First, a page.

What NGOs can do to make this a better world
By Ashvini Ranjan
Not long ago, I travelled by train to Bengaluru. As it was an unplanned trip, I had to buy a ticket at the Railway counter. As I stood in line, I noticed people cutting into the line ignoring those already waiting. Protests by a few were ignored as they pushed their way through.
While on the train, I was unable to read a book I carried as the conversation by my co-passengers was loud and disturbing. The children travelling with them added to the din with their running around and having arguments amongst themselves. They dropped trash on to the floor and the adults made no effort to correct them. The adults too dropped peanut shells without a second thought. While the three-hour travel time was anything but relaxing, it was also a time for some serious introspection.
Human beings are social creatures and have to live in communities of their own kind. For such living, manners, codes of behaviour, decorum and rules of etiquette are a pre-requisite. It is such good conduct that determines quality of life and our level of happiness and comfort living in the community. It is unpleasant or even annoying when the man on the street, the vegetable vendor, the autorickshaw driver or an employee uses impolite language in the course of normal conversation or lacks basic manners. The person concerned may not mean to be offensive or disrespectful. It may be their normal conduct. More often than not, we blame the individuals displaying such impoliteness without giving thought to the reasons for such behaviour.
Cultures across the world established rules of social etiquette and good behaviour. It was essential for cordial social living and good relationships. The family as a whole ensured that the child imbibed these values as a pre-requisite for social acceptance.
As the child grew up, the teacher and the school became the source for further social manners essential for adult life. Politeness, respect for elders, compliance with established social rules were all integral part of the lesson. There was a logical continuity at all stages of the child’s learning. If there appears a visible decline in the quality of social behaviour of the young generation today, there must be a valid reason.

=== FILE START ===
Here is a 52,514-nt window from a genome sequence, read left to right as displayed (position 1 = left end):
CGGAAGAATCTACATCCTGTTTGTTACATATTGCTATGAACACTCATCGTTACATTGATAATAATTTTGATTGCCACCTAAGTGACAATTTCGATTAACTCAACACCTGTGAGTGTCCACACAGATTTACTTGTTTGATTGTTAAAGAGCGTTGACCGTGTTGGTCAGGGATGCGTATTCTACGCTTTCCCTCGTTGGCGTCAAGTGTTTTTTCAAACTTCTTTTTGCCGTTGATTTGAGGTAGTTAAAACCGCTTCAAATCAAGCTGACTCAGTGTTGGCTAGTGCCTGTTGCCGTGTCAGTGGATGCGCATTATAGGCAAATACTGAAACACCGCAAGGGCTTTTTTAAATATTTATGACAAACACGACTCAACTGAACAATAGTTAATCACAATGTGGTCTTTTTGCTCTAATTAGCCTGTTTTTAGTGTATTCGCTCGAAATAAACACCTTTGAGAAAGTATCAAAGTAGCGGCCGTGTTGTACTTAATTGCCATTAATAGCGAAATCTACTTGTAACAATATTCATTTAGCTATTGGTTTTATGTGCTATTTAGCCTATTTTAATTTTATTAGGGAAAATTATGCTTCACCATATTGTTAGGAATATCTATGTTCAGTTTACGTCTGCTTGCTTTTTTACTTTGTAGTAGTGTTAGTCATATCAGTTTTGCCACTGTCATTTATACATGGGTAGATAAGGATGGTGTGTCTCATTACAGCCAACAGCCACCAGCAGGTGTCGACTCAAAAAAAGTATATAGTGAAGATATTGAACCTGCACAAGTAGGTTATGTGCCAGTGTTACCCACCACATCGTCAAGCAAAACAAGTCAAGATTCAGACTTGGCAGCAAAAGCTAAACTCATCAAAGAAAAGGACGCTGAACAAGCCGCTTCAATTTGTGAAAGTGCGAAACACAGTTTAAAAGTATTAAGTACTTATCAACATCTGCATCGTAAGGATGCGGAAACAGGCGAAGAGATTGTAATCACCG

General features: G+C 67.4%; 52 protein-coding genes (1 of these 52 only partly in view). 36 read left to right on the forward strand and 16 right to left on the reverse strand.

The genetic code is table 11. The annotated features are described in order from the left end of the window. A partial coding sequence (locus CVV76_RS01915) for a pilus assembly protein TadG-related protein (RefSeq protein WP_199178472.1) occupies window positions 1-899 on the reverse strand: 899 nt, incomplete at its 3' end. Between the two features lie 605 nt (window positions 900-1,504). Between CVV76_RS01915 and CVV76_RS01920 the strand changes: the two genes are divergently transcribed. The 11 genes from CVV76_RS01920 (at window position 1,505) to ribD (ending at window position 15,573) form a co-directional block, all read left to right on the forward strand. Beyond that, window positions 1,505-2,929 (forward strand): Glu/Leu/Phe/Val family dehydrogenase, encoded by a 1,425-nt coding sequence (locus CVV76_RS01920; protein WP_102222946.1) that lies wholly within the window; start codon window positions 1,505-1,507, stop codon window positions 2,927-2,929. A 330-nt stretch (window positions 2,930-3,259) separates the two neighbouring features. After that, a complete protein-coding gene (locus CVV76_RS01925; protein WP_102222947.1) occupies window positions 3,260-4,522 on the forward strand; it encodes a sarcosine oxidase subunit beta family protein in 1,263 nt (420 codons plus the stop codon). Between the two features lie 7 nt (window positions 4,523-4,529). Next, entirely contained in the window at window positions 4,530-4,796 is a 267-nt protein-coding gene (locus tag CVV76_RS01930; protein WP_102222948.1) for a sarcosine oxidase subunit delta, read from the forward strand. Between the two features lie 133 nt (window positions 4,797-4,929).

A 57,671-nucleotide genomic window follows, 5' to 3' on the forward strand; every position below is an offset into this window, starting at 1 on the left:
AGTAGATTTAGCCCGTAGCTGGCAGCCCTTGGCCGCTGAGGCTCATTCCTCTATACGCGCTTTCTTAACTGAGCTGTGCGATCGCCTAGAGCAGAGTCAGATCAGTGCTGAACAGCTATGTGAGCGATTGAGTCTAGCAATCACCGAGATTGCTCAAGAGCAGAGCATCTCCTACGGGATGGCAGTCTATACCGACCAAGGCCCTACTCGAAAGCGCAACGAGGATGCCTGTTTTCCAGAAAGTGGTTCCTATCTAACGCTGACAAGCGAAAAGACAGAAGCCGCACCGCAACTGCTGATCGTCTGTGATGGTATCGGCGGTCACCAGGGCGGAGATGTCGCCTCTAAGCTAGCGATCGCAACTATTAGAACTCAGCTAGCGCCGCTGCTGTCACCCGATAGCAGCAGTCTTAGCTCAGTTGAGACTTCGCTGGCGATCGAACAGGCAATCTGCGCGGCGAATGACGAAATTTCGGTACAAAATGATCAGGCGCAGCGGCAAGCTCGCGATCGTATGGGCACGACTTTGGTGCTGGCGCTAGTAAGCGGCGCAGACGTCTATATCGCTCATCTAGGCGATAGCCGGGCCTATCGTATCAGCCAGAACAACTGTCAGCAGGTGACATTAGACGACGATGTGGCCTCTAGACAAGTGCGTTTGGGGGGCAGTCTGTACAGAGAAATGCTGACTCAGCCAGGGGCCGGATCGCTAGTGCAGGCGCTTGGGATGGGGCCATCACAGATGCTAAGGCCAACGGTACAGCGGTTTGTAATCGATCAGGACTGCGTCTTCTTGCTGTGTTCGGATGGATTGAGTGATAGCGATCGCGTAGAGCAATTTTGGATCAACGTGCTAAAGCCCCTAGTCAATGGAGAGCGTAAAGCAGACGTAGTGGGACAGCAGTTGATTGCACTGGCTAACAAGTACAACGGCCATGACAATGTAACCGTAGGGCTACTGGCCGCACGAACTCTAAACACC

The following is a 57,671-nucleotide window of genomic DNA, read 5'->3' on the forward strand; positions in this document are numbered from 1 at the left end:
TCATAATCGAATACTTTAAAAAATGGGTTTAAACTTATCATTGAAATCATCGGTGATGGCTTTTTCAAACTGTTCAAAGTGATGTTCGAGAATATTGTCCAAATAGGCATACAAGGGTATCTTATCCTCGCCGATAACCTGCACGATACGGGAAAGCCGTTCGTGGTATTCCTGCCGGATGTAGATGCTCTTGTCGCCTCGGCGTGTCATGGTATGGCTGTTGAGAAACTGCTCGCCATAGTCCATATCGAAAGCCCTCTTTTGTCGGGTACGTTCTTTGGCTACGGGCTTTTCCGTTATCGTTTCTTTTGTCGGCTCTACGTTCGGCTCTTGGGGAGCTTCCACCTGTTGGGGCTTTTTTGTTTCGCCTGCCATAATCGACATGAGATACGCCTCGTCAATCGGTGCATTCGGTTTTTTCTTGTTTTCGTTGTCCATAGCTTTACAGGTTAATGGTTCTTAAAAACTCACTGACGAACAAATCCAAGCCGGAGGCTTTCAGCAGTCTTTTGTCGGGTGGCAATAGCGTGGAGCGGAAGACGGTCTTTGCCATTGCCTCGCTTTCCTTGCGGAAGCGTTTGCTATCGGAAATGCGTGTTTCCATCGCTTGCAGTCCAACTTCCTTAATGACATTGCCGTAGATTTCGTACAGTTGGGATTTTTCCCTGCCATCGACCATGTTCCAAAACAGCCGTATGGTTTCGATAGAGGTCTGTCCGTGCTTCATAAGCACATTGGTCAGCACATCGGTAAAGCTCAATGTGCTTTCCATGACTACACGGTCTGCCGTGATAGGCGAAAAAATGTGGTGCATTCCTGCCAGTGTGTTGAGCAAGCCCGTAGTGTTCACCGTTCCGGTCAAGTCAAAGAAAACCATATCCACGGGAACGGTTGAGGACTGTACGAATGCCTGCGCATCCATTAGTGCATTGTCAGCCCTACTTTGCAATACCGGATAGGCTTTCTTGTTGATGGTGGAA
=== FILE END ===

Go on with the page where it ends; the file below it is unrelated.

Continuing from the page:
The children in the urban areas with educated parents monitoring both the schooling and the child’s behaviour are better placed to learn etiquette and acceptable social behaviour.
But the children in the rural areas with uneducated parents are at a disadvantage. The parents are unable to impart knowledge as in the case of urban children not only because they are themselves unaware, but also do not have the time to do so. To the rural parents, providing food to their children is their top priority. The only source of training to the child is the school. If the school does not impart training in basic codes of behaviour, social etiquette, respect for law, it is bound to reflect as the child grows into an adult.
With more and more rural people migrating into towns and cities in search of jobs and a living, there is bound to be further deterioration of good conduct.